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Nikon 12-24mm F4

Nikon 12-24Intro: When the digital SLR's hit the market, all zooms that were wide angle on 35mm film cameras suddenly became more like mid-range zooms on these new SLR's. This was due to the smaller digital sensor size (APS). This smaller sensor effectively crops the image that the lens is able to provide. Typically this crop factor is around 1.5, though this varies slightly from each manufacturer. What this crop factor means, is that a 17-35mm lens on a digital sensor will now give the same field of view as a 28-53mm lens on a 35mm body.

Nikon gives their APS sensor the name DX. With the introduction of the 12-24 F4 DX lens, the effective focal length becomes 18-36mm, bringing us back into the wide-angle range. Note however, that all DX lenses cannot be used on 35mm bodies. This is due to their smaller image circle which is projected onto the CCD. On a 35mm body, the images from a DX lens will suffer from severe vignetting. The Nikon 12-24  DX lens suffers from vignetting all the way to 18mm. After 18mm the harsh vignetting goes away, but there is still significant light falloff all the way to 24mm.

Feel: Physically, the Nikon 12-24mm DX is quite large and fairly heavy, but feels solidly built. Not quite sure if the build is up to the $1000 price tag, but after 2 years of heavy use I have yet to encounter a problem, so I would hazard a guess that it is.

The lens has a Manual or Manual/Auto focus button. In the M/A mode, the auto focus can be overridden just by grabbing the focusing ring. In Manual mode, you can only focus using the focusing ring. The lens has AF-S focusing, quick and hunt free, with a minimum distance of 30cm.

Performance: The lens focuses super fast, and does not hunt in dark areas, especially on a Nikon D200. body, though D70 performance was also very good.

The lens is quite sharp throughout the entire zoom range, with some barrel distortion. The distortion is most pronounced at the wide end of the zoom range and is mostly gone by 20mm. It can be corrected in Photoshop almost all the way. There remains some element of wavy distortion in straight lines toward the edges of the image. This is not normally noticeable, unless you are shooting architecture. This type of distortion with an element of pincushion towards the edges is called moustache. It is fairly hard to fix perfectly, so if you plan on using this lens for architecture, or anywhere where straight lines are a constant presence, I would look for something else..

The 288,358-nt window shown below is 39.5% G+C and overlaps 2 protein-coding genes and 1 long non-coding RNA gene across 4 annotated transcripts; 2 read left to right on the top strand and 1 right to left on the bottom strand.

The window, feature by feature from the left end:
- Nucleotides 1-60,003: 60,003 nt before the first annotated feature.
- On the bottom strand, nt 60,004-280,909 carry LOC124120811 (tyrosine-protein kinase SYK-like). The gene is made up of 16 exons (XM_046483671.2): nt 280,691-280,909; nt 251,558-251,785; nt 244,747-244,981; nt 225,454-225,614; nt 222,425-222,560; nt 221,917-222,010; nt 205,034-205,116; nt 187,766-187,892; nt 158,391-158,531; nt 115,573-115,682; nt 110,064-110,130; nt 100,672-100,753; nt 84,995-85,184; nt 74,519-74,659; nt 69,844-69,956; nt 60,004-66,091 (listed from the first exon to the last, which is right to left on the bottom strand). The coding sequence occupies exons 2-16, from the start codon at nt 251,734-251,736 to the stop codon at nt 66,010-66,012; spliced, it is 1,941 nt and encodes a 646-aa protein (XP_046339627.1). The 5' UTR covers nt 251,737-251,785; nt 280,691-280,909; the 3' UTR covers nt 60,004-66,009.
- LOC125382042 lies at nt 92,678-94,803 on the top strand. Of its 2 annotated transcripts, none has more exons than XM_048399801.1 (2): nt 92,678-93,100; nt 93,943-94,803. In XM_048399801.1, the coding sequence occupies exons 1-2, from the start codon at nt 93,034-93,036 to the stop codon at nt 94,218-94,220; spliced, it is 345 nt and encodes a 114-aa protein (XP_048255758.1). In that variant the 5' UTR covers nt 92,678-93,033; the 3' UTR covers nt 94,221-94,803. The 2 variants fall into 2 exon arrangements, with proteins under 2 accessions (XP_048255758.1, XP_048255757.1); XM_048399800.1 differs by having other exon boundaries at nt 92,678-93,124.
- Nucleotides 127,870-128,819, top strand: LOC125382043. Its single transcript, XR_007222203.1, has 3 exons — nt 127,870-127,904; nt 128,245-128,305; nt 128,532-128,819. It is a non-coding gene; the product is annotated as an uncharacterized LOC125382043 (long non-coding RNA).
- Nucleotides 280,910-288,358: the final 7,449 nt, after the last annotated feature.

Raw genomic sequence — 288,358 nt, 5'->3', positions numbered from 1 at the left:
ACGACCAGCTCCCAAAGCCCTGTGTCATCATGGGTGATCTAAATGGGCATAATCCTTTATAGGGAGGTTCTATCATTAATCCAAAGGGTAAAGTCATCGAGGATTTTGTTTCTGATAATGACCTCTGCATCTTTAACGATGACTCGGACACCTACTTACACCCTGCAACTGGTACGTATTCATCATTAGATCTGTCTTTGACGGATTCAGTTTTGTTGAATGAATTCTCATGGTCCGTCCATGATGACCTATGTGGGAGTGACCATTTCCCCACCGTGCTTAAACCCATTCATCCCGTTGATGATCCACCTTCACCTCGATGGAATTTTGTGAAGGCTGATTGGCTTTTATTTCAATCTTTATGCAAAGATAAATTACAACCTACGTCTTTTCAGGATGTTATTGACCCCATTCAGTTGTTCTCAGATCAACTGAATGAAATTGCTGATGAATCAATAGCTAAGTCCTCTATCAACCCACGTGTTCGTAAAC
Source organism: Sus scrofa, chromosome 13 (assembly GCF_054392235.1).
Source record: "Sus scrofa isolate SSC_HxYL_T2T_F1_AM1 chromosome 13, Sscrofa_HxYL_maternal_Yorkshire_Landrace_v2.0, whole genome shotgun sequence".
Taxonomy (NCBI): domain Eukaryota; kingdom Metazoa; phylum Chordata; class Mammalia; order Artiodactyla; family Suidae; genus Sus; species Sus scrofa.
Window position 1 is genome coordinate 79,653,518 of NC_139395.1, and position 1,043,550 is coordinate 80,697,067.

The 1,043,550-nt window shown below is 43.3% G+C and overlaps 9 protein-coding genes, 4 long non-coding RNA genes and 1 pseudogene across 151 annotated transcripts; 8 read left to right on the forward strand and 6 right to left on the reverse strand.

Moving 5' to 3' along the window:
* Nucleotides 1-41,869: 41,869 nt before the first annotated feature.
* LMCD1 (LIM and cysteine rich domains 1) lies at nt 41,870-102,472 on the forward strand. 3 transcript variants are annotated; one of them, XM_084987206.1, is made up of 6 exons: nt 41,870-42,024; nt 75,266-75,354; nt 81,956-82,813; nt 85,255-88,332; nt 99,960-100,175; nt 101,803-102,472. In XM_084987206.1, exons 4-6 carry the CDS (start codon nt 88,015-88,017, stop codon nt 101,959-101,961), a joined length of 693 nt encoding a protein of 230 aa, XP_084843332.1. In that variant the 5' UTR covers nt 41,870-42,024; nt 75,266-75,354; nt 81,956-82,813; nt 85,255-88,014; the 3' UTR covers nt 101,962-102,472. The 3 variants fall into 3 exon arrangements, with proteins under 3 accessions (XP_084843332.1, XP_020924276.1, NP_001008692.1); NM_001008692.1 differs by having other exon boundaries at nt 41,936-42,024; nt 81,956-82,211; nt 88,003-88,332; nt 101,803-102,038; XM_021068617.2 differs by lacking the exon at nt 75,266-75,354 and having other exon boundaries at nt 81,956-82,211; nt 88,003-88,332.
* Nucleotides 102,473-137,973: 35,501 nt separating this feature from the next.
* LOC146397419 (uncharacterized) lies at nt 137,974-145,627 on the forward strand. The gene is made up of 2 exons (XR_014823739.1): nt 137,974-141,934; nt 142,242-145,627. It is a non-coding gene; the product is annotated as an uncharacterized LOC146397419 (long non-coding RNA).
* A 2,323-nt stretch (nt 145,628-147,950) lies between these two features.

Some samples are reported to suffer from some chromatic aberration and some don't. I have yet to see any produced by mine, but the problematic images that I have seen can be fixed easily in Photoshop. Another issue is vignetting. Even very thin filters produce some light falloff, and a circular polarizer causes very clear vignetting. Using a step-up ring and then attaching larger filters helps quite a bit, but it means having filters in the 82 or 88mm range which can be very pricey. Nikon recommends using an NC filter at all times to protect the front element, but this causes varied amounts of image clipping in the corners, depending on the brand and thickness of your filter, not to mention the added problem of flare. The lens has no problem with flare without a filter so I don't see the need for it, nor do I use one. Filters tend to reduce contrast and introduce a possible element for flare and other visual defects. For front element protection the lens hood is almost always sufficient. The only time I would use a front filter is in hazardous environments; beaches, windstorms etc.

Summary: This lens has excellent sharpness, contrast, and fast focus. It produces some distortions at the wide end which, though correctable in Photoshop, add to the time spent in front of the computer instead of behind the camera. There is some chromatic aberration visible at 12mm, though once again it can be fixed in post- processing. It is a fairly large lens, and heavy. It is also a bit overpriced given some of it's drawbacks.

Cheers

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